The interior is a delightful place to spend some time on the heavily contoured seats, especially if you are the one behind the sport steering wheel. Upon startup, a motorized “valet” moves the belts forward so they are easy to reach. The dash is typical BMW, with both major and minor controls easy to reach and decipher.
The flat screen monitor used for the infotainment and other displays is a bit awkward, looking like an afterthought sticking up out of the dash. But it is highly visible and easily configured with the iDrive controller atop the console. An optional two-tone trim livens up the otherwise drab cockpit, wrapping around the car from door to door.
The back of the rear seat is split 40/20/40, allowing a number of different added-cargo configurations. You can gain access to the trunk through the key fob, a handle or by sliding your foot sideways under the bumper if the car has the optional Comfort Access package.
The 428i comes with the Sport Line package as standard equipment. It consists of high-gloss exterior trim details and red accents in the interior. The 435i comes with the M-Sport package with unique lower body add-ons, 19-inch wheels, sport seats and M-specific steering wheel, left foot rest and door sill trim. An M-Performance package is also available that adds upgraded brakes, adaptive suspension and variable ratio steering. One rung further up that ladder is the M Performance Package II, which puts 26 more horses under the hood.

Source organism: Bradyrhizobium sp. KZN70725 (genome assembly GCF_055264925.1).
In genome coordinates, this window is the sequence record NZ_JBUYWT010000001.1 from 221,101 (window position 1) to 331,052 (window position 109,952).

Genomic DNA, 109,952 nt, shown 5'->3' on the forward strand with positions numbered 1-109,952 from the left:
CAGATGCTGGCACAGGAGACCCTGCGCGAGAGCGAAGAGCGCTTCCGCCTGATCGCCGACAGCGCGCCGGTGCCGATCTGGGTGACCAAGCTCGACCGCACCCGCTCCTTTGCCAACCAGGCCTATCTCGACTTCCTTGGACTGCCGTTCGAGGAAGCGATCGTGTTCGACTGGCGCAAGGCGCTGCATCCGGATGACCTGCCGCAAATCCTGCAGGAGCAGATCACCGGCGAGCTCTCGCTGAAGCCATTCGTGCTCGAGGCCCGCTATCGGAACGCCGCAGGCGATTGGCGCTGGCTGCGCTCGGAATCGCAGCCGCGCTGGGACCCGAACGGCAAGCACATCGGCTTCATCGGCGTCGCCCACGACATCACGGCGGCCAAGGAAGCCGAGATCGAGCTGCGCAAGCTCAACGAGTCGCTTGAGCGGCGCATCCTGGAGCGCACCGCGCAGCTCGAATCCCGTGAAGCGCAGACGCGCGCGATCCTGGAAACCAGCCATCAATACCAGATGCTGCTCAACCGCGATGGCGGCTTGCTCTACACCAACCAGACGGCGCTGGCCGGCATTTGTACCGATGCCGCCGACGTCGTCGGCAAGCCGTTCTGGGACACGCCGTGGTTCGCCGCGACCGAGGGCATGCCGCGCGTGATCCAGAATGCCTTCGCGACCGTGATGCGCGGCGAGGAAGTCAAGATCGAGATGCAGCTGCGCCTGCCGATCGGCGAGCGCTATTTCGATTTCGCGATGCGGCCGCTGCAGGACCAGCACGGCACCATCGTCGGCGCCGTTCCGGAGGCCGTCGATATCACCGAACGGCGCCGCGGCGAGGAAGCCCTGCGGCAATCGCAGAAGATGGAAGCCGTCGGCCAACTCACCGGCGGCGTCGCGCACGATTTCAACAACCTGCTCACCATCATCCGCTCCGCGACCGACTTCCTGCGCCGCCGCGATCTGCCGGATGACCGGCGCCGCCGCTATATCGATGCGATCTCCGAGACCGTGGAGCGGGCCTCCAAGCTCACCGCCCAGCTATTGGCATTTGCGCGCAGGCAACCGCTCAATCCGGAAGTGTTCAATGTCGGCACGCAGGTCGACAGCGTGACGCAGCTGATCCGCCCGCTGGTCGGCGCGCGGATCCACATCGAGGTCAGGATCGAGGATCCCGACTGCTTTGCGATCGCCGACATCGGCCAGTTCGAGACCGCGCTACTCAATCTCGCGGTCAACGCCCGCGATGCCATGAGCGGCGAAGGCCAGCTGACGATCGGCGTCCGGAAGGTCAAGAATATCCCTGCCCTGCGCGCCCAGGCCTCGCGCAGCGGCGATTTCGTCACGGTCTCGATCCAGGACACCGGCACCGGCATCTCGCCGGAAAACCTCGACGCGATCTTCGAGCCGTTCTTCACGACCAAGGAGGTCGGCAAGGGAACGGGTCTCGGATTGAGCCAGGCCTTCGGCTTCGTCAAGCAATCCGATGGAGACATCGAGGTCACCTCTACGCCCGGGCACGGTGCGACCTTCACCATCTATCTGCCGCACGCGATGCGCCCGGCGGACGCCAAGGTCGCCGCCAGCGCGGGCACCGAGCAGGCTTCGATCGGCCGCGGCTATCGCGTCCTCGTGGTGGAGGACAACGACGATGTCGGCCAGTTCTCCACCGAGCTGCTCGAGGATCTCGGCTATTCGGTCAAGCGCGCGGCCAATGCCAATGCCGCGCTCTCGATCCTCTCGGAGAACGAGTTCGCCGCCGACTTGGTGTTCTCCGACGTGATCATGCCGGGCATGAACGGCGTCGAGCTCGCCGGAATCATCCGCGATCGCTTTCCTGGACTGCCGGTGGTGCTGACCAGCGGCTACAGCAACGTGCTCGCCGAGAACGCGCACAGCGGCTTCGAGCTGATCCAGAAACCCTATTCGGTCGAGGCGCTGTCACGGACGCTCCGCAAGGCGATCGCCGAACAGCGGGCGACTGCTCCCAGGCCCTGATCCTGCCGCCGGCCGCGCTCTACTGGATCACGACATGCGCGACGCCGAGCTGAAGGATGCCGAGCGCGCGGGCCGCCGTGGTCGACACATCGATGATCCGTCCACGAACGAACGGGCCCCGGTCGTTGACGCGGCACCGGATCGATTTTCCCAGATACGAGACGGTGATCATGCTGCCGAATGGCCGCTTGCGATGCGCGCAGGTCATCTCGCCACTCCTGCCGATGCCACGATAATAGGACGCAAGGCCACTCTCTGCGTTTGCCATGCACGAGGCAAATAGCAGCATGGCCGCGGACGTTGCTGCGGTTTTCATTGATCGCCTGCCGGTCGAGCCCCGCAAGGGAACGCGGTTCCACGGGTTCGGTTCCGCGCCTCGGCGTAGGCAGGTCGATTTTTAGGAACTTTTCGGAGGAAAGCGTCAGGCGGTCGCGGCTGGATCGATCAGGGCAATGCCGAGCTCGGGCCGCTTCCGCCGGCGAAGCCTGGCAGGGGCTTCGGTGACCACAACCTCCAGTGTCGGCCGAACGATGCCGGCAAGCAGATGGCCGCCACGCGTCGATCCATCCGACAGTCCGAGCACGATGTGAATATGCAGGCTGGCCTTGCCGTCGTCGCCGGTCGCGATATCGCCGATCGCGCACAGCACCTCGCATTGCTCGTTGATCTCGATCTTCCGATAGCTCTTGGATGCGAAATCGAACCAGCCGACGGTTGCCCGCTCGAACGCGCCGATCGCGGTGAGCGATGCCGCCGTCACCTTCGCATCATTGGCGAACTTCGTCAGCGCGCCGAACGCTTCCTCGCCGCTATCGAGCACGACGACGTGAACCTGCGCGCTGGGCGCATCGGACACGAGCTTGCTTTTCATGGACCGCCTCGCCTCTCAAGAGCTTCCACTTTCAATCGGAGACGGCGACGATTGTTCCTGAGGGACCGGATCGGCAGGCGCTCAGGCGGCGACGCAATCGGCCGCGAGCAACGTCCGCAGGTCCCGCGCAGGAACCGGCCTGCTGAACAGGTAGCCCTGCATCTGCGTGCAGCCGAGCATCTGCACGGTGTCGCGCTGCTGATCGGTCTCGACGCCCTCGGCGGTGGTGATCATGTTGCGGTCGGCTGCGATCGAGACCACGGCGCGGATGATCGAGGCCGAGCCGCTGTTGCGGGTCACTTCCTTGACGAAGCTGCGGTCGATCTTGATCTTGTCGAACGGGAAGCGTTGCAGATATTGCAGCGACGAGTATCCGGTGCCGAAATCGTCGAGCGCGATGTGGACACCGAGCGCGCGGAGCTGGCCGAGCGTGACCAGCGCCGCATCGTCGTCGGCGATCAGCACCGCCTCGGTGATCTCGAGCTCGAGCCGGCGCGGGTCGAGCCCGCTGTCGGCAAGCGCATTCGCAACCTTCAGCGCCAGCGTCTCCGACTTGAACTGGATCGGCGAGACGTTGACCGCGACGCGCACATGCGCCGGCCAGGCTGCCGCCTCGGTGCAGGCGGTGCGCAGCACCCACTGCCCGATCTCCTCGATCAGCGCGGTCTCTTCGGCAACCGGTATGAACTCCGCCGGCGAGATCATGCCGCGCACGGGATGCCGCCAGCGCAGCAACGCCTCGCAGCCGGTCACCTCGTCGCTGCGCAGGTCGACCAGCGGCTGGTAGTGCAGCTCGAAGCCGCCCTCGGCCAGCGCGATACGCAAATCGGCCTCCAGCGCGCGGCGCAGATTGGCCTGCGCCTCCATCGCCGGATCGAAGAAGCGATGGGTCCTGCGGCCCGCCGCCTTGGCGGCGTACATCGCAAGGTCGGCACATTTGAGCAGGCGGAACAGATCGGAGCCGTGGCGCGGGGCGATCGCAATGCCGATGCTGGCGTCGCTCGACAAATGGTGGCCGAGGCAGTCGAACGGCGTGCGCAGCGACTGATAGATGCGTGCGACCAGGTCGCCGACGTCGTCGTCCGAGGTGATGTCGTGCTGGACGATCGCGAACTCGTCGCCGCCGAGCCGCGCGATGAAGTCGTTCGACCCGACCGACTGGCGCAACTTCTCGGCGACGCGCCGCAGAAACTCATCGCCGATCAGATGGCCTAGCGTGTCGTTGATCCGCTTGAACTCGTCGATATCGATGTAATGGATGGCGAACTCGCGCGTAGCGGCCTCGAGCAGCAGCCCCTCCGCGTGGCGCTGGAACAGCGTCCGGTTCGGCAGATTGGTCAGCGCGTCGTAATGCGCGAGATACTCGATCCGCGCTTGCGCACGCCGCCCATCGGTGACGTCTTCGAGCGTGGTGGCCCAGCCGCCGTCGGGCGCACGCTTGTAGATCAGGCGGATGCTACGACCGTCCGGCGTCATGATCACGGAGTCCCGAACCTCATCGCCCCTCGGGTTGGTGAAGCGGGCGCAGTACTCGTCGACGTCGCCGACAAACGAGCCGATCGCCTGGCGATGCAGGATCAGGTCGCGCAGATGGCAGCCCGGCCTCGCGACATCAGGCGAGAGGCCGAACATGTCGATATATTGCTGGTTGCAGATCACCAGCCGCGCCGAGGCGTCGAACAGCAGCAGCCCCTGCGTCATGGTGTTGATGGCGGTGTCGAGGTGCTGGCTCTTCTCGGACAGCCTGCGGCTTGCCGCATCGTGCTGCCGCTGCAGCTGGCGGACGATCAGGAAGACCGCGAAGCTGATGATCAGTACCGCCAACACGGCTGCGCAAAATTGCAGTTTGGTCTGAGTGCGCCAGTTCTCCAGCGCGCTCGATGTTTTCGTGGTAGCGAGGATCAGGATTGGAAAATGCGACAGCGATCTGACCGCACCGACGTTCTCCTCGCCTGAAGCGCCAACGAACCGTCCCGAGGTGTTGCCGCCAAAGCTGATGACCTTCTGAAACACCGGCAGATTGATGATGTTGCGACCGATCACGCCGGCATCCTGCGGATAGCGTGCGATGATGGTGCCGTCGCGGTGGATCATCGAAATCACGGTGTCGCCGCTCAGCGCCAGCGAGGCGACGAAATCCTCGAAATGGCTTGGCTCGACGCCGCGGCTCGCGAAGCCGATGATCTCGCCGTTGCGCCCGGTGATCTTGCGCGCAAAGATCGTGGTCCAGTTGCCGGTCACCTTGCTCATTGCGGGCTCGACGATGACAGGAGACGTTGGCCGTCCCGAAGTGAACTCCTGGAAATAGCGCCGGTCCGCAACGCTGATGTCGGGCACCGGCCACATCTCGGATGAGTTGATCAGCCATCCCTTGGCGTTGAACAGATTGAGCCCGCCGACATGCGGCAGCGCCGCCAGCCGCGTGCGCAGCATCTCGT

In addition to the expected power assist for windows, seats lock and mirrors, other standard equipment across the range includes a full-colour heads-up display. The twisty roads and mountain passes between Lisbon and Cascais provided proof that modifications to such things as camber angle, roll centre, spring and shock absorbers and the addition of a special strengthening member in the front subframe paid off. The 4-Series coupe was obviously developed to be driven by people who like to drive. There is an level of agility and accuracy in what is a fairly large car.
We also got in a dozen or so unrestricted hot laps on the Estoril Grand Prix course. Here the car’s low centre of gravity and ideal weight distribution came to the fore, as did the powerful brakes and the poke from the six – 0-100 in 5.4 seconds. No four-cylinder versions were available.
There may be those who will criticize the 4-Series coupe’s larger dimensions. But a few minutes behind the wheel should quickly dispense any concern BMW has lost its way.
2014 BMW 428i and 435i
Base Price: $44,900 for 428i; $49,000 for 428i xDrive; $54,900 for 435i; $55,600 for 435i xDrive
Engine: 2.0-litre, twin-turbo, DOHC, four-cylinder in 428i; 3.0-litre, twin-turbo, DOHC, V-6in 435i
Horsepower/torque: 245 hp/258 lb-ft for four
306 hp/295 lb-ft for V-6
Transmission: Six speed manual or eight-speed automatic
Drive: Rear- or all-wheel
Fuel economy (litres/100 km): 8.7 city/5.4 highway (428i automatic); premium gas
Alternatives: Audi A5, Cadillac CTS